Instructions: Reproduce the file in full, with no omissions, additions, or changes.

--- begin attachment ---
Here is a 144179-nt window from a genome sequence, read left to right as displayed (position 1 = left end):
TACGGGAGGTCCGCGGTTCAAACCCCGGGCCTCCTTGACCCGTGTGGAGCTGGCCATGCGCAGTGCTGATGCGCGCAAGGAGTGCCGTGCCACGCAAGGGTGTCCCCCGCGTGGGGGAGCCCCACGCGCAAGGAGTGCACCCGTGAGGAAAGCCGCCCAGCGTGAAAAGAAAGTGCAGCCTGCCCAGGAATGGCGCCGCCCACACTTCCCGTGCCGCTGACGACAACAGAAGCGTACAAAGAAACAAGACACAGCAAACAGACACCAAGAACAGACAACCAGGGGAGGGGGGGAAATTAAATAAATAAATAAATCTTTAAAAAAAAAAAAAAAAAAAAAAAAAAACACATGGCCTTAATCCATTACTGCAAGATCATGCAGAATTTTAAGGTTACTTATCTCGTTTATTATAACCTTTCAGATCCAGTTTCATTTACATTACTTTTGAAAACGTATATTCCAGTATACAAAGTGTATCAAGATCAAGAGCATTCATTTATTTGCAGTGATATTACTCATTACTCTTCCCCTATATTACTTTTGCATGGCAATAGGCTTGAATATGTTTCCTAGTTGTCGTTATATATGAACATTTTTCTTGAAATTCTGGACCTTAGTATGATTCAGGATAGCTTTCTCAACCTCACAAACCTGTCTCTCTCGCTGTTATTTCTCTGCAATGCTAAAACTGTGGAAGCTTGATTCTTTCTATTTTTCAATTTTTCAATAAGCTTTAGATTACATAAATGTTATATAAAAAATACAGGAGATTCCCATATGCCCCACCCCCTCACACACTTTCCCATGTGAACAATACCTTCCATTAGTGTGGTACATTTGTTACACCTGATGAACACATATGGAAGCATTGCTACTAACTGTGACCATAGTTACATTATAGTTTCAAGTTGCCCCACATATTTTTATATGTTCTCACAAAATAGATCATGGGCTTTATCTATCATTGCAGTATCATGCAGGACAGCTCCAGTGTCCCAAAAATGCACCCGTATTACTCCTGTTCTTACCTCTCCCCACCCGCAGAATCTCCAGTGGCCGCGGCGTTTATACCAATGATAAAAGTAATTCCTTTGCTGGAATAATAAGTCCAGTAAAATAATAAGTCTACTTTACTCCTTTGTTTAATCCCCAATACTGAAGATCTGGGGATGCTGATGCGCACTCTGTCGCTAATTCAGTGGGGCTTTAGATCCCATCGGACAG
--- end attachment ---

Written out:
Here is a 144179-nt window from a genome sequence, read left to right as displayed (position 1 = left end):
TACGGGAGGTCCGCGGTTCAAACCCCGGGCCTCCTTGACCCGTGTGGAGCTGGCCATGCGCAGTGCTGATGCGCGCAAGGAGTGCCGTGCCACGCAAGGGTGTCCCCCGCGTGGGGGAGCCCCACGCGCAAGGAGTGCACCCGTGAGGAAAGCCGCCCAGCGTGAAAAGAAAGTGCAGCCTGCCCAGGAATGGCGCCGCCCACACTTCCCGTGCCGCTGACGACAACAGAAGCGTACAAAGAAACAAGACACAGCAAACAGACACCAAGAACAGACAACCAGGGGAGGGGGGGAAATTAAATAAATAAATAAATCTTTAAAAAAAAAAAAAAAAAAAAAAAAAAACACATGGCCTTAATCCATTACTGCAAGATCATGCAGAATTTTAAGGTTACTTATCTCGTTTATTATAACCTTTCAGATCCAGTTTCATTTACATTACTTTTGAAAACGTATATTCCAGTATACAAAGTGTATCAAGATCAAGAGCATTCATTTATTTGCAGTGATATTACTCATTACTCTTCCCCTATATTACTTTTGCATGGCAATAGGCTTGAATATGTTTCCTAGTTGTCGTTATATATGAACATTTTTCTTGAAATTCTGGACCTTAGTATGATTCAGGATAGCTTTCTCAACCTCACAAACCTGTCTCTCTCGCTGTTATTTCTCTGCAATGCTAAAACTGTGGAAGCTTGATTCTTTCTATTTTTCAATTTTTCAATAAGCTTTAGATTACATAAATGTTATATAAAAAATACAGGAGATTCCCATATGCCCCACCCCCTCACACACTTTCCCATGTGAACAATACCTTCCATTAGTGTGGTACATTTGTTACACCTGATGAACACATATGGAAGCATTGCTACTAACTGTGACCATAGTTACATTATAGTTTCAAGTTGCCCCACATATTTTTATATGTTCTCACAAAATAGATCATGGGCTTTATCTATCATTGCAGTATCATGCAGGACAGCTCCAGTGTCCCAAAAATGCACCCGTATTACTCCTGTTCTTACCTCTCCCCACCCGCAGAATCTCCAGTGGCCGCGGCGTTTATACCAATGATAAAAGTAATTCCTTTGCTGGAATAATAAGTCCAGTAAAATAATAAGTCTACTTTACTCCTTTGTTTAATCCCCAATACTGAAGATCTGGGGATGCTGATGCGCACTCTGTCGCTAATTCAGTGGGGCTTTAGATCCCATCGGACAG